At the intersection of writing and life with the author of the Cameron Ballack mysteries

Tuesday, September 23, 2014

Better Than We Once Were: Part 1

Over the course of the past year, my employer--Westminster Christian Academy in St. Louis--has steered things in a direction that (in my opinion) honors our past while seeking greater things in the future. Last year, our headmaster, Dr. Tom Stoner (now in his second year in Wildcat-land) laid out several key initiatives for the years ahead. It's obvious to anyone in the educational field that not every initiative resonates equally to each teacher, but one that I found quite strategically delicious was about "raising the academic profile".

That should be obvious, you say, for a school to believe that strongly about academics. Else, why engage in the process? Why not try to go several rungs up the ladder, especially in a place like Westminster where we are competing with other solid public schools as well as elite private schools like Mary Institute/Country Day School and John Burroughs School? 

My case is somewhat different. I assume that if we are going to be excellent--defined by Westminster as "being better than we once were"--that is a passion we must have. But you cannot raise the academic profile of a school unless you have certain ingredients in the visionary stew. So what is coming over the next few weeks is my evolving take on the pillars that Westminster holds to--and that are good for any school--that gives substance and foundation to its pursuit of "raising the academic profile."

(Note: This is my take, and while I am strongly assuming these are in place at Westminster, please don't blithely reason that I am speaking as an official representative of Westminster's administrative leadership. I am neither official, representative, or administrative. Sometimes I can lead.)

That being said, today's necessary ingredient of our pursuit is...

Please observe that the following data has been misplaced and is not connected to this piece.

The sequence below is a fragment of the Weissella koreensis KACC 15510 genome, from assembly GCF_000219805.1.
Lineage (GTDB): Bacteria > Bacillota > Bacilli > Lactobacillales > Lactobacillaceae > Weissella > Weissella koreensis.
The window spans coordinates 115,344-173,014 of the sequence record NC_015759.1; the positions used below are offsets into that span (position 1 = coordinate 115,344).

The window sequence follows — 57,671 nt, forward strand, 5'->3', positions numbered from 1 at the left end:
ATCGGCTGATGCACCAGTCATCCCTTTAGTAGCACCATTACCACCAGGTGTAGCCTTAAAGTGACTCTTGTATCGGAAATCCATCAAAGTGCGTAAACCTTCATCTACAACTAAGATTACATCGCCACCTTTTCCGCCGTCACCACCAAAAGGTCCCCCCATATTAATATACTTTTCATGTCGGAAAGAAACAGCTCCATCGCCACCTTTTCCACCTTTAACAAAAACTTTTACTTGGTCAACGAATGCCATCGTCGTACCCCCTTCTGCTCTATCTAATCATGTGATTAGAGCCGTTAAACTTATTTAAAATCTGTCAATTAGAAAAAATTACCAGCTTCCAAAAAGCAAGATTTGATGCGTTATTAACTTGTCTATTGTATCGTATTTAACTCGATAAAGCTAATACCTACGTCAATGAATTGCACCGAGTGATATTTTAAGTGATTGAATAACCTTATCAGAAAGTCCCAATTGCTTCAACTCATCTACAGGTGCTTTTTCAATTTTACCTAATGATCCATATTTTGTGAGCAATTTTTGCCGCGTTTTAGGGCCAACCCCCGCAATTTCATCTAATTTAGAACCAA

(1) Truth matters
      I know that's a very nebulous item to start with, and I promise I'll get more concrete later on, so that we're not always dog-paddling in the depths of the epistemological ocean. But it is absolutely critical we get this nailed down. 

No school--whether a pre-school, a college prep academy, public comprehensive institution, or a college or university--will ever become truly great and remain great academically if it believes everything to be known is up for grabs.

To be great--and increasingly better--academically, you must believe that all knowledge has a standard, a firm reference point that makes complete sense out of everything. Obviously, Westminster being a Christian school, we believe that truth exists because God is truth, is himself the standard of truth and goodness, and Jesus Christ is the perfect embodiment of that. Of course, other schools and people might disagree on those particulars. But the point is that what matters is that (1) things can be known to be true, (2) we can have reasonable certainty about what is true and beneficial and wise, and (3) once embracing it, we can put truth into practice for the good of people and the world around us.

If a school believes that anyone can believe whatever they want (which people can), and that all these mental droppings that glisten like bacon fat in our world have equal validity (which they can't), then the school's mission will stall worse than a 1989 Chrysler LeBaron on a sub-zero morning in Idaho. I don't have time to go into all the details here, but Greg Koukl does a great job of laying out what happens if you believe everything is subjectively up for grabs. You might as well play a football game without boundaries, end zones, yard lines, a rule book, or penalties for accountability, while still demanding to keep score. Hardly makes sense.

The bottom line is that if your finish line is a vapor, you'll never succeed. Believing truth is totally subjective vs. truth matters as an objective reality is like the difference between throwing and arrow and shooting one from a well-strung recurve bow. The first way is horribly ineffective; the second can have both true accuracy and power.

To be certain, Westminster won't get it right in every microscopic detail every time. But we move forward in raising the academic profile because, as a teaching and administrative community, we believe that truth exists and truth matters, and truth can be discovered, embraced, and be transformational because that is part of a Greater Design. And if we believe that day in and day out, then we can be confident we have begun our pursuit of a more excellent standard in the right way.

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